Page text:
Reaffirming a Car Loan in Chapter 7 Bankruptcy

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When you file for Chapter 7 bankruptcy, and you have a car loan, you must indicate in your bankruptcy paperwork whether you intend to keep the car or give it back. If you want to keep it, you'll have to pay for it, and one of the ways you can do so is to enter into a new contract with the lender in a process known as reaffirming the car loan.

(To learn about other car options in bankruptcy, see Chapter 7 Bankruptcy and Your Car.)

Protecting Your Car Equity in Chapter 7 Bankruptcy

When you file for bankruptcy, you don't give up everything that you own. You're allowed to keep (exempt) property that you'll need to maintain a job and household, such as clothing, household furnishings, and a modest car. In Chapter 7 bankruptcy, the bankruptcy trustee assigned to administer your case will sell any nonexempt property for the benefit of your creditors.

Therefore, the first step in determining whether you can keep a car is to decide whether or not you can protect all of the car equity. Each state has a set of bankruptcy exemptions that you can use to protect property from creditors. Some states allow you to choose between the state exemptions and the federal exemption scheme.

If you can protect all the car equity, you'll have gotten over the first hurdle. But if you're making payments on the car, there's more to do.

You Must Pay the Car Loan to Keep the Car

When you take out a loan to buy a car, you give the lender a security interest—or a lien—in the vehicle. The lien allows the lender to take the vehicle to satisfy the debt if you stop paying on it.

Filing for Chapter 7 bankruptcy wipes out the contract that obligates you to pay the car lender, but the lien remains. So once the bankruptcy case is over and the automatic stay lifts (the order that prevents creditors from collecting debt), the lender will be able to repossess the car. Also, a lender that wants the car sooner can file a motion asking the court to lift the automatic stay while the case remains active.

Because of these rules, if you want to keep the car, you'll need to make arrangements to continue paying for it.

What Is a Reaffirmation Agreement?

When you reaffirm a car loan in bankruptcy, you sign an agreement with the lender that you will continue to pay for the car as if you had not filed bankruptcy in exchange for keeping it. To reaffirm a car loan, you must be able to show the court that the vehicle is necessary and that the payment is reasonable. You must also be able to show that the car payment isn't an undue hardship on your household (you'll still be able to afford the necessities of life).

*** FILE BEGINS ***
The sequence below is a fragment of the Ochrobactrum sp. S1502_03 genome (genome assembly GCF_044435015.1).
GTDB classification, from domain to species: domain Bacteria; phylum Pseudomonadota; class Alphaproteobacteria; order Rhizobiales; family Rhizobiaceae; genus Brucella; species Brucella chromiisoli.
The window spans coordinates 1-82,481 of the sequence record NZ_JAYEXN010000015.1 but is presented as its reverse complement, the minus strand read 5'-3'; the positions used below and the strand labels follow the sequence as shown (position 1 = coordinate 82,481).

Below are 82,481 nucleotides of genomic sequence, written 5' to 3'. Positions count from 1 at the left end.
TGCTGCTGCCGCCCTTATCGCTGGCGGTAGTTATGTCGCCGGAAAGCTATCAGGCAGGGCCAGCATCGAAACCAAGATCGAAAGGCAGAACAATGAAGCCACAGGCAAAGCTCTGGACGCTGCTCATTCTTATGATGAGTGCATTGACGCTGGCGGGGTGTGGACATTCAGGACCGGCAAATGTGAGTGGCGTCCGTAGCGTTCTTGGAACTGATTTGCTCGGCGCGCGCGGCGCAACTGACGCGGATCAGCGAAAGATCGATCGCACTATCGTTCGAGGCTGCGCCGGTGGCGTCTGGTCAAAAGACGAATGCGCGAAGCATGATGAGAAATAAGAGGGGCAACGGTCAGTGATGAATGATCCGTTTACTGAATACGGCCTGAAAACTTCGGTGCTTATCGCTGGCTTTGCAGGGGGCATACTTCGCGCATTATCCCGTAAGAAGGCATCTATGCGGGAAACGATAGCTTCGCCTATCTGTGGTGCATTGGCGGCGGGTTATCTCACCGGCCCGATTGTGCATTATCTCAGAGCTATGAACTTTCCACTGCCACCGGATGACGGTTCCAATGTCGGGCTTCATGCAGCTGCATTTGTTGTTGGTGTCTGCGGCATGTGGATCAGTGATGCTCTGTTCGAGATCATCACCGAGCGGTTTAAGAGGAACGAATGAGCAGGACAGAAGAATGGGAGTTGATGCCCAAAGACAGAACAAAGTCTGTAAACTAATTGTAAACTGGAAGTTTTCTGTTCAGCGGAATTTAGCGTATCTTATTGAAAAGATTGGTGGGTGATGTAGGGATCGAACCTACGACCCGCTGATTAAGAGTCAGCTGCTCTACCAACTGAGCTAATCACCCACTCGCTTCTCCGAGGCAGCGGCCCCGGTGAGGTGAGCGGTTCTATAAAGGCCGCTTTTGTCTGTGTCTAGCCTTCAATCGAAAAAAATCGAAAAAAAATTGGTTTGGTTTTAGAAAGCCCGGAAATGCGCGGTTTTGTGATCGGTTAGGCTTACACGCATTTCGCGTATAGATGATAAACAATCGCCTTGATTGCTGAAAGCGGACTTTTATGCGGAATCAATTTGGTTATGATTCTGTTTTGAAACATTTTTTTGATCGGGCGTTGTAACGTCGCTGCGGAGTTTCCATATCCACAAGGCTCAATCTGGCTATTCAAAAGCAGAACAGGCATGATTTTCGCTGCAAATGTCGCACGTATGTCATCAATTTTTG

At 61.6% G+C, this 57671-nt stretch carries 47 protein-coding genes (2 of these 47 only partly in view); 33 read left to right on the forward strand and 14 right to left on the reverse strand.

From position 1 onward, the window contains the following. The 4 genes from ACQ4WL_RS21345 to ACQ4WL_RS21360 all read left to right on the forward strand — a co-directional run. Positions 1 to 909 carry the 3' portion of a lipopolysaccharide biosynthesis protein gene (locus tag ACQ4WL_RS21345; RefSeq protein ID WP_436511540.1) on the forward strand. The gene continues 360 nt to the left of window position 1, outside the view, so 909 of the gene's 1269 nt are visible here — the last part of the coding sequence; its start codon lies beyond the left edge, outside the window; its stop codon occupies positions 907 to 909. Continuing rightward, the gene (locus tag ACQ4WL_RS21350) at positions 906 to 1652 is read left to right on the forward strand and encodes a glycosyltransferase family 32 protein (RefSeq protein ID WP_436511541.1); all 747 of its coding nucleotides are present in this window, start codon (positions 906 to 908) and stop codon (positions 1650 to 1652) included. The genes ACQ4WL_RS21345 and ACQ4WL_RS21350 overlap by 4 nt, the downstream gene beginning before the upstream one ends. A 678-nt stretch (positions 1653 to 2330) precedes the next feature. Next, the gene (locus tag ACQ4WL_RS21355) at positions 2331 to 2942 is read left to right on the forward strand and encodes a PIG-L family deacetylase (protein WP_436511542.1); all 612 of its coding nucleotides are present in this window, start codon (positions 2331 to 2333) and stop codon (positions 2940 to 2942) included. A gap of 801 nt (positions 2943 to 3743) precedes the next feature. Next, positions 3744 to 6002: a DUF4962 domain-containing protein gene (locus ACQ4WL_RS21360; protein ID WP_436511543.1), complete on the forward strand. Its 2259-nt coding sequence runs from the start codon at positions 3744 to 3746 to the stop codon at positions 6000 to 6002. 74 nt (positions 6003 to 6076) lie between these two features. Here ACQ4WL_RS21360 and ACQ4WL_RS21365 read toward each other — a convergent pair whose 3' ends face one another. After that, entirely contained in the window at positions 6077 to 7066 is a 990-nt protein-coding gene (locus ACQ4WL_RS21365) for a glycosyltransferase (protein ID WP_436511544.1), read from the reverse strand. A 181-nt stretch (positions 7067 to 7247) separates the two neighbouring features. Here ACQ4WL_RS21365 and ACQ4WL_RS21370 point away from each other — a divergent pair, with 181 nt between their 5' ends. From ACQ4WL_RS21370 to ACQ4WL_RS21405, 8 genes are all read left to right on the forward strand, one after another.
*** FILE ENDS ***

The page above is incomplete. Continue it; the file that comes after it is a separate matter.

• Effect of a reaffirmation agreement. When you reaffirm a debt, you agree to be responsible for the debt as if you had not filed bankruptcy. Once you receive your discharge, you're bound by the agreement unless you rescind it within 60 days of the signing (see below). You can keep your car as long as you keep making the payments. However, if you default on the payments, the lender can repossess it and sell it at auction, and you'll be responsible for any remaining balance due under the loan agreement (called a deficiency balance), as well as auction fees.
  • Canceling a reaffirmation agreement. If you sign a reaffirmation agreement and change your mind about keeping the car, you can rescind (cancel) the agreement. You must rescind within 60 days after you sign the agreement or before the court enters your discharge, whichever is later. If you rescind on time, you can give the car back without having to pay for it.

(Find out more about the steps you'll need to take to keep your car, including the reaffirmation process, in Your Car in Chapter 7 Bankruptcy.)

Pros and Cons of Reaffirmation

The benefits of reaffirmation include:

  • You secure your interest rate and payment. After a Chapter 7 bankruptcy, obtaining a car loan isn't impossible, but your interest rates will be high, and you will likely only be able to obtain financing through a subprime lender. If you turn in your current car and need to finance a new one, you probably won't get terms as favorable as your old loan.
  • You don't have to start over again with a new loan term. If you surrender your car in bankruptcy, you might have to buy another car on credit, which would mean more years of payments.
  • You know what you're getting into. Reaffirming an existing loan means maintaining a relationship with the same lender and keeping the same loan terms.

Reaffirmation does have a significant drawback, however. If you reaffirm the loan and miss payments after your bankruptcy is over, you'll be liable for the loan, including any deficiency balance remaining after the lender repossesses the car and sells it at auction. If you don't reaffirm the loan and surrender the vehicle, however, you won't be liable for a deficiency balance—it will be wiped out in the bankruptcy. (Learn more about deficiency balances after car repossession.)

Example. Chloe reaffirmed the loan on her car in Chapter 7. Six months after her Chapter 7 discharge, Chloe defaulted on her payments. When the lender repossessed the car, Chloe owed $10,000. The lender sold the car at auction for $6,000 and incurred $300 in auction fees. Chloe is responsible for the $4,000 deficiency balance plus the auction fees.

In some jurisdictions, the lender will allow you to continue paying on the car without entering into a reaffirmation agreement. In this situation, you wouldn't be responsible for a deficiency balance if you weren't able to continue making payments. However, without a contract, the lender could repossess the car at any time, even if the loan was current.

You can find out the practices allowed in your court by consulting with a local bankruptcy lawyer.

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